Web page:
TarsosDSP is a Java library for audio processing. Its aim is to provide an easy-to-use interface to practical music processing algorithms implemented, as simply as possible, in pure Java and without any other external dependencies. TarsosDSP features an implementation of a percussion onset detector and a number of pitch detection algorithms: YIN, the Mcleod Pitch method and a “Dynamic Wavelet Algorithm Pitch Tracking” algorithm. Also included is a Goertzel DTMF decoding algorithm, a time stretch algorithm (WSOLA), resampling, filters, simple synthesis, some audio effects, and a pitch shifting algorithm.
To show the capabilities of the library, TarsosDSP example applications are available. Head over to the TarosDSP release directory for freshly baked binaries and code smell free (that is the goal anyway), oven-fresh sources.
Head over to the TarsosDSP release repository and download the latest TarsosDSP library. To get up to speed quickly, check the TarsosDSP Example applications for inspiration and consult the API documentation.
TarsosDSP is also published in the main Maven repository. This makes it easier to use TarsosDSP in Maven projects.
TarsosDSP contains some ready made example applications. Most have a Java Swing user interface. They show which functionality is present in the library and how to use it.
If you want to build from source, or want to improve TarsosDSP follow the instructions below. Contributions to TarsosDSP are more than welcome, if you have a an algorithm to add or find a bug, do not hesitate to send me a message.
TarsosDSP is in the transition between Apache Maven and Apache Ant and currently supports both. The instructions below detail how you can build from source. Which build system you use is upto you. I find Ant a bit simpler. When everything runs correctly you should be able to run all example applications and have the latest version of the TarsosDSP library for inclusion in your projects. Also the Javadoc documentation for the API should be available.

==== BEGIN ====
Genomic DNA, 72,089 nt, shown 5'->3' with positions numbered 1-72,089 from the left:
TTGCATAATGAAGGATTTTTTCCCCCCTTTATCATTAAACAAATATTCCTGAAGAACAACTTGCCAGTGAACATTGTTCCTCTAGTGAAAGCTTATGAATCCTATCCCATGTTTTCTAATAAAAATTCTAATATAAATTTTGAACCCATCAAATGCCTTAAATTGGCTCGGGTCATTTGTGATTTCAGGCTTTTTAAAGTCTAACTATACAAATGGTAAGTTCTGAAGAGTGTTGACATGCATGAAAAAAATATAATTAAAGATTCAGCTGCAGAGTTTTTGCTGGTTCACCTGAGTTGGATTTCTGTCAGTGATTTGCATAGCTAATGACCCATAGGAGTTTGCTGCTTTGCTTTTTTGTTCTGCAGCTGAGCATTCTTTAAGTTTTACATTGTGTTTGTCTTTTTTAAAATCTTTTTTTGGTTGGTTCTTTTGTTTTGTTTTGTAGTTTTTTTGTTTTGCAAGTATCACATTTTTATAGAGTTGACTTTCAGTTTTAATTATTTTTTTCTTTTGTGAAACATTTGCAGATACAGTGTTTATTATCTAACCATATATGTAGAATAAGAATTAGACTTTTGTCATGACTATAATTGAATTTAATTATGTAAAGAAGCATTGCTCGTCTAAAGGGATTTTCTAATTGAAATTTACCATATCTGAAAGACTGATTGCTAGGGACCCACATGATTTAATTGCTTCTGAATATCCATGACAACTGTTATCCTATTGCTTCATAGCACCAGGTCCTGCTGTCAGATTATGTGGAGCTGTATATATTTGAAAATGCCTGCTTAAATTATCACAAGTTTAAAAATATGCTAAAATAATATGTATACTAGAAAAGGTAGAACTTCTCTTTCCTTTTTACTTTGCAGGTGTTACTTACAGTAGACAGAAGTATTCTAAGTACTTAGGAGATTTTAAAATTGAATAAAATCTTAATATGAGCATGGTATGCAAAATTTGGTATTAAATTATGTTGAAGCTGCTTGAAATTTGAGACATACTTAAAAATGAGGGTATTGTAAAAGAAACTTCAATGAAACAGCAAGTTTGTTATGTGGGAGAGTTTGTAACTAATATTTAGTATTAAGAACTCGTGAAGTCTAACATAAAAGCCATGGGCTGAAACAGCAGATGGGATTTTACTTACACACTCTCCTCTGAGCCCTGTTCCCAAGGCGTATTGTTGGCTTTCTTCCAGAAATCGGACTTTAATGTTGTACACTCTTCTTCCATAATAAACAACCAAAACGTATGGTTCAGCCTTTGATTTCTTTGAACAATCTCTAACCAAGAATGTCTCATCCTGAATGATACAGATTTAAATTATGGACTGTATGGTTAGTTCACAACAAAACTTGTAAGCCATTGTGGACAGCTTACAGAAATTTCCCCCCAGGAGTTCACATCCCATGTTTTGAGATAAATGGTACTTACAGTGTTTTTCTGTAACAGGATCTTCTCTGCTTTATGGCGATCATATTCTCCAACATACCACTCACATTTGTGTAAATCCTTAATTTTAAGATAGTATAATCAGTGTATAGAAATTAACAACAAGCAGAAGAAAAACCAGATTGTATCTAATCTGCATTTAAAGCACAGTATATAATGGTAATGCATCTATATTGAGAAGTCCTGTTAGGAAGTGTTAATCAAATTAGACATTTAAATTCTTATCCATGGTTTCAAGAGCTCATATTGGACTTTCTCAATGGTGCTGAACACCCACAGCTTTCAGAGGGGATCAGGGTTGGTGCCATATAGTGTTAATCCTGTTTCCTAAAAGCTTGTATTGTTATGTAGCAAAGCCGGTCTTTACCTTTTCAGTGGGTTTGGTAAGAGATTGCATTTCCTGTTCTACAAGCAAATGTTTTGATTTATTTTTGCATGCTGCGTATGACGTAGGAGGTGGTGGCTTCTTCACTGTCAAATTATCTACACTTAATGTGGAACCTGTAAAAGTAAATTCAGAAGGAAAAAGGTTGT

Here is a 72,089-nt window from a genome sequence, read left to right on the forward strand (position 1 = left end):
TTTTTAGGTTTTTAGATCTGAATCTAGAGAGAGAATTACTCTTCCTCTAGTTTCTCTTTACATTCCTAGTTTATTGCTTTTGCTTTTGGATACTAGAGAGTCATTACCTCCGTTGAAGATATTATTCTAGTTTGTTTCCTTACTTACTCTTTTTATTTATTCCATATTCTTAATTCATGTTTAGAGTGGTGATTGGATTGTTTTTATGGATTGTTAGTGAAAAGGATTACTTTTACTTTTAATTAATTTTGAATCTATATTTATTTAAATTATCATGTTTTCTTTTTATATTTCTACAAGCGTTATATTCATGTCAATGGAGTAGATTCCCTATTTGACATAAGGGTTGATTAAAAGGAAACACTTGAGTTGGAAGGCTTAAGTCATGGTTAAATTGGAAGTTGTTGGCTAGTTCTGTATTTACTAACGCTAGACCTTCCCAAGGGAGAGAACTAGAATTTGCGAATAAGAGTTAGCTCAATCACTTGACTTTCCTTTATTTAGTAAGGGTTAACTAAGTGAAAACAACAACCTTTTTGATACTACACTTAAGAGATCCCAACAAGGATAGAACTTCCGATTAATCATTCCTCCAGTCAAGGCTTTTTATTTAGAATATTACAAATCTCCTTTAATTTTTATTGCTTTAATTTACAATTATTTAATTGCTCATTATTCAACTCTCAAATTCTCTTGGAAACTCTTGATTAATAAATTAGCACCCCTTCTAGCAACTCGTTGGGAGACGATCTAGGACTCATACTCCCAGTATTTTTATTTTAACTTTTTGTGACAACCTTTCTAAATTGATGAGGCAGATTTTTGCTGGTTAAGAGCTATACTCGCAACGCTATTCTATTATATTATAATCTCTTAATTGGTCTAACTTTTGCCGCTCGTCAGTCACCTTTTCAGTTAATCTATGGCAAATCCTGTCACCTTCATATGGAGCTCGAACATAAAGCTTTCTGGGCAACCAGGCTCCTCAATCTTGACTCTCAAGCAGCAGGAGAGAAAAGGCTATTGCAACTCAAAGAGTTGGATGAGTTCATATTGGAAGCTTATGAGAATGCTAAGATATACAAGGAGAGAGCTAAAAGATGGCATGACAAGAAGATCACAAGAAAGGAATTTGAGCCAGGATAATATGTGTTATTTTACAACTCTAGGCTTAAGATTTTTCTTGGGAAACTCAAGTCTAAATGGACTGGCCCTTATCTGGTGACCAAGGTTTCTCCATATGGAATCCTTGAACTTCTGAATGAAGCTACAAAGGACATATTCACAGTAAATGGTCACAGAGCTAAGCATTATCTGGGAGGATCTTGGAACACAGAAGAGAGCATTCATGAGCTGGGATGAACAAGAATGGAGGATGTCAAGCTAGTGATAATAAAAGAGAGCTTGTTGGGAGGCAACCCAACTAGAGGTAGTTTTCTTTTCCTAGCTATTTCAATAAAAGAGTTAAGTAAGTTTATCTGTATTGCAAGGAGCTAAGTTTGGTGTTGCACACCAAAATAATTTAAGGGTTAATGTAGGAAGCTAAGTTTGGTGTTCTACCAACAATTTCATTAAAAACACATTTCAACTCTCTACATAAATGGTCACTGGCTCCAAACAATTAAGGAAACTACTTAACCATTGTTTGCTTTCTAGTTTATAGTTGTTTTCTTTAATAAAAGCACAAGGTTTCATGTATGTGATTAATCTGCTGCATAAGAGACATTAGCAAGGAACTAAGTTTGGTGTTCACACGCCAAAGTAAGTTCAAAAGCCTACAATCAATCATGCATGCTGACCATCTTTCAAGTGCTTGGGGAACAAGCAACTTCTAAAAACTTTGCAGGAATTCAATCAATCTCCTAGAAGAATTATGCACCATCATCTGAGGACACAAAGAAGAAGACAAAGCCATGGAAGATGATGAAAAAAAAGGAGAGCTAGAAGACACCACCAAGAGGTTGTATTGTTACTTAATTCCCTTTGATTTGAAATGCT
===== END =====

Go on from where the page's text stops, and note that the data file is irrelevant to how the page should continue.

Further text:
To you need Apache Ant and git installed on your system. The following commands fetch the source and build the library and example jars:
git clone https://JorenSix@github.com/JorenSix/TarsosDSP.git cd TarsosDSP #link the source files at the expected locations test -f src || ln -s TarsosDSP/src/main/java/ src test -f examples || ln -s TarsosDSPExamples/src/main/java/ examples test -f tests || ln -s TarsosDSP/src/test/java tests cd build ant tarsos_dsp_library #Builds the core TarsosDSP library ant build_examples #Builds all the TarsosDSP examples ant javadoc #Creates the documentation in TarsosDSP/doc
To build from source, you need Apache Maven and git installed on your system. The following commands fetch the source and build the library and example jars:
git clone https://JorenSix@github.com/JorenSix/TarsosDSP.git cd TarsosDSP/TarsosDSP mvn install #Builds the core TarsosDSP library mvn javadoc:javadoc #Builds the javadoc for TarsosDSP library cd ../TarsosDSPExamples mvn install #Builds all the TarsosDSP examples
The library is separated to 2 projects: TarsosDSP (main core) and TarsosDSPExamples (examples). They have different POM’s and are built independently.